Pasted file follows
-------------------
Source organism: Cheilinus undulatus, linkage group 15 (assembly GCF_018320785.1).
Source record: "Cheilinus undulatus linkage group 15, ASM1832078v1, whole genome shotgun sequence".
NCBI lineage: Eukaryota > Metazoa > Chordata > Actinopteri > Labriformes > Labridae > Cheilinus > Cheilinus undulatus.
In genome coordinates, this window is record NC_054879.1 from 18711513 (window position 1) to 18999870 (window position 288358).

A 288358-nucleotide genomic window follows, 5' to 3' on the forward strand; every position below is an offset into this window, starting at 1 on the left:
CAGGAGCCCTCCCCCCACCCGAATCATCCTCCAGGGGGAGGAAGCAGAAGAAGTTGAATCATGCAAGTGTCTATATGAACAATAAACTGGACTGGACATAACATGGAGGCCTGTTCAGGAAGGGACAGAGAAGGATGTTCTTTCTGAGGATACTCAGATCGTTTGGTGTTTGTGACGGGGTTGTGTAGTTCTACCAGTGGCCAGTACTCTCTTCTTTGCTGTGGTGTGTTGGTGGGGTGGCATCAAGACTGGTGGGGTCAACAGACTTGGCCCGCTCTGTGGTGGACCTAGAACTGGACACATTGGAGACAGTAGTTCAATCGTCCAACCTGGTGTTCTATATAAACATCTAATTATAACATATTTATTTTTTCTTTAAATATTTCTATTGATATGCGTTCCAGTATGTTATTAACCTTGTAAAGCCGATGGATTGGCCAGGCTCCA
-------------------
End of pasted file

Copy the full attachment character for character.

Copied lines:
Source organism: Cheilinus undulatus, linkage group 15 (assembly GCF_018320785.1).
Source record: "Cheilinus undulatus linkage group 15, ASM1832078v1, whole genome shotgun sequence".
NCBI lineage: Eukaryota > Metazoa > Chordata > Actinopteri > Labriformes > Labridae > Cheilinus > Cheilinus undulatus.
In genome coordinates, this window is record NC_054879.1 from 18711513 (window position 1) to 18999870 (window position 288358).

A 288358-nucleotide genomic window follows, 5' to 3' on the forward strand; every position below is an offset into this window, starting at 1 on the left:
CAGGAGCCCTCCCCCCACCCGAATCATCCTCCAGGGGGAGGAAGCAGAAGAAGTTGAATCATGCAAGTGTCTATATGAACAATAAACTGGACTGGACATAACATGGAGGCCTGTTCAGGAAGGGACAGAGAAGGATGTTCTTTCTGAGGATACTCAGATCGTTTGGTGTTTGTGACGGGGTTGTGTAGTTCTACCAGTGGCCAGTACTCTCTTCTTTGCTGTGGTGTGTTGGTGGGGTGGCATCAAGACTGGTGGGGTCAACAGACTTGGCCCGCTCTGTGGTGGACCTAGAACTGGACACATTGGAGACAGTAGTTCAATCGTCCAACCTGGTGTTCTATATAAACATCTAATTATAACATATTTATTTTTTCTTTAAATATTTCTATTGATATGCGTTCCAGTATGTTATTAACCTTGTAAAGCCGATGGATTGGCCAGGCTCCA